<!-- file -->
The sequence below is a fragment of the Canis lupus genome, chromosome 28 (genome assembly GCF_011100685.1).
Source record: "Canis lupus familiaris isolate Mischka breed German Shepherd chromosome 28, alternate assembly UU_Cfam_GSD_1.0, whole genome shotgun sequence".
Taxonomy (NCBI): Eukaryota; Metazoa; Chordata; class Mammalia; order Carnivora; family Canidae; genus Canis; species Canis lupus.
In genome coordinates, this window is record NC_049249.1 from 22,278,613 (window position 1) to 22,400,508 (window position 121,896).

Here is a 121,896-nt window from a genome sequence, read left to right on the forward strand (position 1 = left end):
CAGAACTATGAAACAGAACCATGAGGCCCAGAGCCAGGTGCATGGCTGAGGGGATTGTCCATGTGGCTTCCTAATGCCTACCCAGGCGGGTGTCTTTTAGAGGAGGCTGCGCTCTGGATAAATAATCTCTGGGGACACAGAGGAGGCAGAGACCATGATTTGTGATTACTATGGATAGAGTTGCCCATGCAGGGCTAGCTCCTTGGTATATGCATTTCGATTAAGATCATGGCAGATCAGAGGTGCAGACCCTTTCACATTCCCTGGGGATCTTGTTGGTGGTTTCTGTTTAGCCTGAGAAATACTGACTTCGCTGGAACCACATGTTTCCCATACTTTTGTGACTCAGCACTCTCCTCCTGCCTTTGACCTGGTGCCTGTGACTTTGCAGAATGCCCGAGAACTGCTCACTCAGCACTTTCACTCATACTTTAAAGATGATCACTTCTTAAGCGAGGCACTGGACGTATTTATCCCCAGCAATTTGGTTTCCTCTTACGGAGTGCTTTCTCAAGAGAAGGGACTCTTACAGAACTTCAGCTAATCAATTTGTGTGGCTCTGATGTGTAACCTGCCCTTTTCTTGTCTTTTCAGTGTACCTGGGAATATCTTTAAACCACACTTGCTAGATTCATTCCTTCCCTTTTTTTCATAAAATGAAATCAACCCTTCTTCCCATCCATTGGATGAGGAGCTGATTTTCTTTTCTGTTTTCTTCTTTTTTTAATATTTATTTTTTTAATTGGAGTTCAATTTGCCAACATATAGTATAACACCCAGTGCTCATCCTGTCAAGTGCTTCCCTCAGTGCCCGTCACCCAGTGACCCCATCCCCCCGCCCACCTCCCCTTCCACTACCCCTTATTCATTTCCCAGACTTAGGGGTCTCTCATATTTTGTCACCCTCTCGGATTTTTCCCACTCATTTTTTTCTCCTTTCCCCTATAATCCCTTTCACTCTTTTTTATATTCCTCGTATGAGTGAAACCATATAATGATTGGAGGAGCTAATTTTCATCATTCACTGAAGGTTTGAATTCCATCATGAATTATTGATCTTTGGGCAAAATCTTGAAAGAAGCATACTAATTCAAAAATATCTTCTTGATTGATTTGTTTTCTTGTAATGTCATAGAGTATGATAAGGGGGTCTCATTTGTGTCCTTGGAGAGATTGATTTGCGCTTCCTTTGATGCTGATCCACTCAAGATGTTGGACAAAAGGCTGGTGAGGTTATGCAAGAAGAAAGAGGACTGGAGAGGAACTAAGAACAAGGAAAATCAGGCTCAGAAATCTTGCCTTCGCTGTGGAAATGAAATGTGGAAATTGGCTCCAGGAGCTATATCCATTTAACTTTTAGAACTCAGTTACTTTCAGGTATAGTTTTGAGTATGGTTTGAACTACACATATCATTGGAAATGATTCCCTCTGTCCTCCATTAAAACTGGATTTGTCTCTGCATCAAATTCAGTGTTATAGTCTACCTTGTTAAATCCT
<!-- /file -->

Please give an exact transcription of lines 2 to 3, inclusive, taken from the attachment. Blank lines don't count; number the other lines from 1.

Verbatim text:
Source record: "Canis lupus familiaris isolate Mischka breed German Shepherd chromosome 28, alternate assembly UU_Cfam_GSD_1.0, whole genome shotgun sequence".
Taxonomy (NCBI): Eukaryota; Metazoa; Chordata; class Mammalia; order Carnivora; family Canidae; genus Canis; species Canis lupus.